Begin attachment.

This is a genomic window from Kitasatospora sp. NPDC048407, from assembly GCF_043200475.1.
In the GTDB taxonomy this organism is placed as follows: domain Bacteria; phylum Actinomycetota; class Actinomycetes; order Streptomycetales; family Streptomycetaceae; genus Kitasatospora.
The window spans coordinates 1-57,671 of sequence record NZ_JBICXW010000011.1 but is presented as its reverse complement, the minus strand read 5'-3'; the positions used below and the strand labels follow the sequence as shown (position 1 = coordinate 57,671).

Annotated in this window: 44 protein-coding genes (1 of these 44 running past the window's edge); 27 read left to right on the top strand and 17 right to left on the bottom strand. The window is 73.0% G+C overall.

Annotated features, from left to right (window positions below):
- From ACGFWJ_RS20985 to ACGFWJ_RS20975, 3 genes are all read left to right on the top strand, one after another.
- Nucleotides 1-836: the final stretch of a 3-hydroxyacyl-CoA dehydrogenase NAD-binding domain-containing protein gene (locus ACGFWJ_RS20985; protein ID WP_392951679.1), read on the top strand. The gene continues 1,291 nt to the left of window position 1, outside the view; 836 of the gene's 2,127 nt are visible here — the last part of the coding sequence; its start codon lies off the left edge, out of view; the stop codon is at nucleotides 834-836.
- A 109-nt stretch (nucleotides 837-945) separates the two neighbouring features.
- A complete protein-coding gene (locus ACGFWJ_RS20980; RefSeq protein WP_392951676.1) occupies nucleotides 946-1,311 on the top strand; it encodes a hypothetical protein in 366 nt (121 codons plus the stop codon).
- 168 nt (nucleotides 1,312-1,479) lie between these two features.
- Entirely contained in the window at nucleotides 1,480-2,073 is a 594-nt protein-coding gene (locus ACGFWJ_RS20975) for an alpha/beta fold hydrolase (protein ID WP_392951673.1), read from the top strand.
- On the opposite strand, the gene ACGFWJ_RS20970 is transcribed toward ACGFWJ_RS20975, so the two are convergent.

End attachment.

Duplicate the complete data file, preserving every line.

This is a genomic window from Kitasatospora sp. NPDC048407, from assembly GCF_043200475.1.
In the GTDB taxonomy this organism is placed as follows: domain Bacteria; phylum Actinomycetota; class Actinomycetes; order Streptomycetales; family Streptomycetaceae; genus Kitasatospora.
The window spans coordinates 1-57,671 of sequence record NZ_JBICXW010000011.1 but is presented as its reverse complement, the minus strand read 5'-3'; the positions used below and the strand labels follow the sequence as shown (position 1 = coordinate 57,671).

Annotated in this window: 44 protein-coding genes (1 of these 44 running past the window's edge); 27 read left to right on the top strand and 17 right to left on the bottom strand. The window is 73.0% G+C overall.

Annotated features, from left to right (window positions below):
- From ACGFWJ_RS20985 to ACGFWJ_RS20975, 3 genes are all read left to right on the top strand, one after another.
- Nucleotides 1-836: the final stretch of a 3-hydroxyacyl-CoA dehydrogenase NAD-binding domain-containing protein gene (locus ACGFWJ_RS20985; protein ID WP_392951679.1), read on the top strand. The gene continues 1,291 nt to the left of window position 1, outside the view; 836 of the gene's 2,127 nt are visible here — the last part of the coding sequence; its start codon lies off the left edge, out of view; the stop codon is at nucleotides 834-836.
- A 109-nt stretch (nucleotides 837-945) separates the two neighbouring features.
- A complete protein-coding gene (locus ACGFWJ_RS20980; RefSeq protein WP_392951676.1) occupies nucleotides 946-1,311 on the top strand; it encodes a hypothetical protein in 366 nt (121 codons plus the stop codon).
- 168 nt (nucleotides 1,312-1,479) lie between these two features.
- Entirely contained in the window at nucleotides 1,480-2,073 is a 594-nt protein-coding gene (locus ACGFWJ_RS20975) for an alpha/beta fold hydrolase (protein ID WP_392951673.1), read from the top strand.
- On the opposite strand, the gene ACGFWJ_RS20970 is transcribed toward ACGFWJ_RS20975, so the two are convergent.